The truth is, all of us hate to be corrected. We all want our positions to be respected and understood by others. Being listened to and heard is one of the greatest desires of the human heart. And those who learn to listen are the most loved and respected. Those who are in the habit of correcting others are often resented and avoided.
It's not that it's never appropriate to be right—sometimes you genuinely need to be or want to be. Perhaps there are certain philosophical positions that you don't want to budge on such as when you hear a racist comment. Here, it's important to speak your mind. Usually, however, it's just your ego creeping in and ruining an otherwise peaceful encounter—a habit of wanting or needing to be right.
A wonderful, heartfelt strategy for becoming more peaceful and loving is to practice allowing others the joy of being right—give them the glory. Stop correcting. As hard as it may be to change this habit, it's worth any effort and practice it takes.
When someone says, "I really feel it's important to. . . " rather than jumping in and saying, "No, it's more important to. . . " or any of the hundreds of other forms of conversational editing, simply let it go and allow their statement to stand. You'll discover the joy of participating in and witnessing other people's happiness, which is far more rewarding than a battle of egos.
~ Richard Carlson
The surest way to suppress our ability to recognize the revelation of God is to take things for granted. Indifference to the divine mystery of life is perhaps our greatest shortfall. As civilization continues to advance our sense of wonder continues to decline. Such decline is an alarming symptom of our shortsighted, mortal condition.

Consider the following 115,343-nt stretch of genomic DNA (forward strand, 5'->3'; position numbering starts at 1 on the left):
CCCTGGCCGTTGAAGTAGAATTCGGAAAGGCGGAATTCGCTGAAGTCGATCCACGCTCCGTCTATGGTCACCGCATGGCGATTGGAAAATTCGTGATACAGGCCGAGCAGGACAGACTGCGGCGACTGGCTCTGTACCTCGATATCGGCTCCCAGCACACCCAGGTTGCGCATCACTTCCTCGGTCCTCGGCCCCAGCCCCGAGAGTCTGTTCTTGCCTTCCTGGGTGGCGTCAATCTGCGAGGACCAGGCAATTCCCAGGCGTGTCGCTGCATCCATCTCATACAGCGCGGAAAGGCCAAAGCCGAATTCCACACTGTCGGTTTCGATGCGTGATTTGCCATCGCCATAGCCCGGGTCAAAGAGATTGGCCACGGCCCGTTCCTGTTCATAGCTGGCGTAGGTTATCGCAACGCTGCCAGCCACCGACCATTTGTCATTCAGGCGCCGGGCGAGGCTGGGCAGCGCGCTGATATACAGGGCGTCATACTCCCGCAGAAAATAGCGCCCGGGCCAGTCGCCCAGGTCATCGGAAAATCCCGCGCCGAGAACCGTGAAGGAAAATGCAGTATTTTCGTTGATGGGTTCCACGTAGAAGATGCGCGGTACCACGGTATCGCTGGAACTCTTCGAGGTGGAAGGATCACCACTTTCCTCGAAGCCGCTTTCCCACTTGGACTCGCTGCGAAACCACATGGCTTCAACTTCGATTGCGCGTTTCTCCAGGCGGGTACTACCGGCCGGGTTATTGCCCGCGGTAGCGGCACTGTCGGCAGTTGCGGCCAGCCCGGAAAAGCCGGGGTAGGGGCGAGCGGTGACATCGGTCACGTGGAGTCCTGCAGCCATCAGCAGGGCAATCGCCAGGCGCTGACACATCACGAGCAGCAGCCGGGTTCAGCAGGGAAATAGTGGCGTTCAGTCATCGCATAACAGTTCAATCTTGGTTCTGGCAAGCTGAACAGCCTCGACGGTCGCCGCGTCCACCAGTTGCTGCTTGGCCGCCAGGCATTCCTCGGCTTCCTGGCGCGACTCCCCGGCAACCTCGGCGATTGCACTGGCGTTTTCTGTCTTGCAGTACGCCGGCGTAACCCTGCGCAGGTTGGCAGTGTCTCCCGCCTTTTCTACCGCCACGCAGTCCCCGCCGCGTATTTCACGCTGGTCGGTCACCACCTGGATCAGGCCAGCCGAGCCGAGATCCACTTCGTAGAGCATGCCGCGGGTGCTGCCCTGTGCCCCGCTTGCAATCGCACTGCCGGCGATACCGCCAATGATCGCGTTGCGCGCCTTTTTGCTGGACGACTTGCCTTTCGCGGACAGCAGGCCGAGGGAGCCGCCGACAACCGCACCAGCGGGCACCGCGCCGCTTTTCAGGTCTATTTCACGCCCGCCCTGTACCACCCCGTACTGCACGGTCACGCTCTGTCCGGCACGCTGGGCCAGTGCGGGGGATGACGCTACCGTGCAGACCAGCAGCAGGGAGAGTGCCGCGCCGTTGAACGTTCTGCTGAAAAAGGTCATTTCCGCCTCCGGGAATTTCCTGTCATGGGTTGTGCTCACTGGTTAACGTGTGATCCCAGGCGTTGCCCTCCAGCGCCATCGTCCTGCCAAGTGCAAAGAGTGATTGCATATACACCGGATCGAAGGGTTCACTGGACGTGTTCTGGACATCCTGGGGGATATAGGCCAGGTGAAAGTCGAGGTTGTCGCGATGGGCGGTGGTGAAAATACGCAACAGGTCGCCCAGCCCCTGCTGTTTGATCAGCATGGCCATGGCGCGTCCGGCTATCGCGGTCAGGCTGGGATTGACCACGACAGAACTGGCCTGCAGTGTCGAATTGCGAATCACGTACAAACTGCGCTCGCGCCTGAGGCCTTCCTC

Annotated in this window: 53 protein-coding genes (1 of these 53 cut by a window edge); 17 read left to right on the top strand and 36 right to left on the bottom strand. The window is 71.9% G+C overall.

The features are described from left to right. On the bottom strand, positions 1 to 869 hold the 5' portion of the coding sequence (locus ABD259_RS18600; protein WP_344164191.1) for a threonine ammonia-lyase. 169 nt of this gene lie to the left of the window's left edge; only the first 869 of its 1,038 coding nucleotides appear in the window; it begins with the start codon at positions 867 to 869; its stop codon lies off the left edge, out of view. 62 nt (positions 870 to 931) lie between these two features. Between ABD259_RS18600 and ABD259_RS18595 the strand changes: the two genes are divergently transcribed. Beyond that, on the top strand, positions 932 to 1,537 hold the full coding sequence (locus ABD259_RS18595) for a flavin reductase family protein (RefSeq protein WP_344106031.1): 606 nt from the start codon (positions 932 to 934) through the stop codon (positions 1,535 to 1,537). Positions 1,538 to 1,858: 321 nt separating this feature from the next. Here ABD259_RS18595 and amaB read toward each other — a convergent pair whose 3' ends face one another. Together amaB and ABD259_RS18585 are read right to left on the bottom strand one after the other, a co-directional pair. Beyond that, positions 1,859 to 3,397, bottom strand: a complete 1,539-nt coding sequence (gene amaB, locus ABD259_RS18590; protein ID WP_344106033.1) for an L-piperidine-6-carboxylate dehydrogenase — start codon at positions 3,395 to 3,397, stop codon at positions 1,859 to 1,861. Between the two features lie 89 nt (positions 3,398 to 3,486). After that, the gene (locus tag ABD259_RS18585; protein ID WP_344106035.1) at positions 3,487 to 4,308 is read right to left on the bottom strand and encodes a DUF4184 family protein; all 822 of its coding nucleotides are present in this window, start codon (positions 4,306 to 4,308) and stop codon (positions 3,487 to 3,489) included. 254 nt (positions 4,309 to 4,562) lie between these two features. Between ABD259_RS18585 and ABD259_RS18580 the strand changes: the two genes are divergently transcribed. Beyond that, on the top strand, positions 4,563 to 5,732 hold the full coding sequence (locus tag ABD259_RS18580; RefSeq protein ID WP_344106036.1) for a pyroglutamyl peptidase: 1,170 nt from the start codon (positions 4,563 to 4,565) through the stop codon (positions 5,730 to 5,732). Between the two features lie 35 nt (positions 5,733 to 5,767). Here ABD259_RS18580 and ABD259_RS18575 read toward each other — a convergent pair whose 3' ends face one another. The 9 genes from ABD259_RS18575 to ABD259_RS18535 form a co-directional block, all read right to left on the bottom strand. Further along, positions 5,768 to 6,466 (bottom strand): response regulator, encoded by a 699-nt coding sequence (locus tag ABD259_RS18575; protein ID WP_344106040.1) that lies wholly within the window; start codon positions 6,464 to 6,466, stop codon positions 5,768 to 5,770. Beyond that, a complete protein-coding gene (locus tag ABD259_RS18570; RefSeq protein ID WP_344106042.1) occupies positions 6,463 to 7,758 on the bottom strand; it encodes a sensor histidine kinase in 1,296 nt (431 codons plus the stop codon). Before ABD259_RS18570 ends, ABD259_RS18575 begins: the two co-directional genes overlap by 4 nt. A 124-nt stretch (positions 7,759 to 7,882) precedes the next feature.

Modern society will not perish from a lack of information, but from a lack of compassion.
The beginning of our happiness lies in the understanding that life without God is not worth living. What we lack is not a will to believe, but a will to dig deeper - to go the extra mile - to seek until we find - to sincerely search for whatever it is we lack. Awareness of God's divine presence begins with faith and wonder. It is the result of what a person does on the inside. "The kingdom of God is within." (Luke 17:21)
The greatest hindrance to such awareness, to discovering the kingdom within, is our lack of motivation to learn more, our failed attempts to understand more, and our inability to pray more.
J. E. Royle
My Cherokee grandpa taught me this lesson when I was seven. He took me to a fishing hole and asked me to throw a rock into the pond. He asked me what I saw, and I replied that I saw a splash. He asked me what else I saw, and I said a circle of water and another circle and another circle. He then told me that every person was responsible for the kind of splash they made in the world and that the splash would touch many other circles, creating a ripple effect.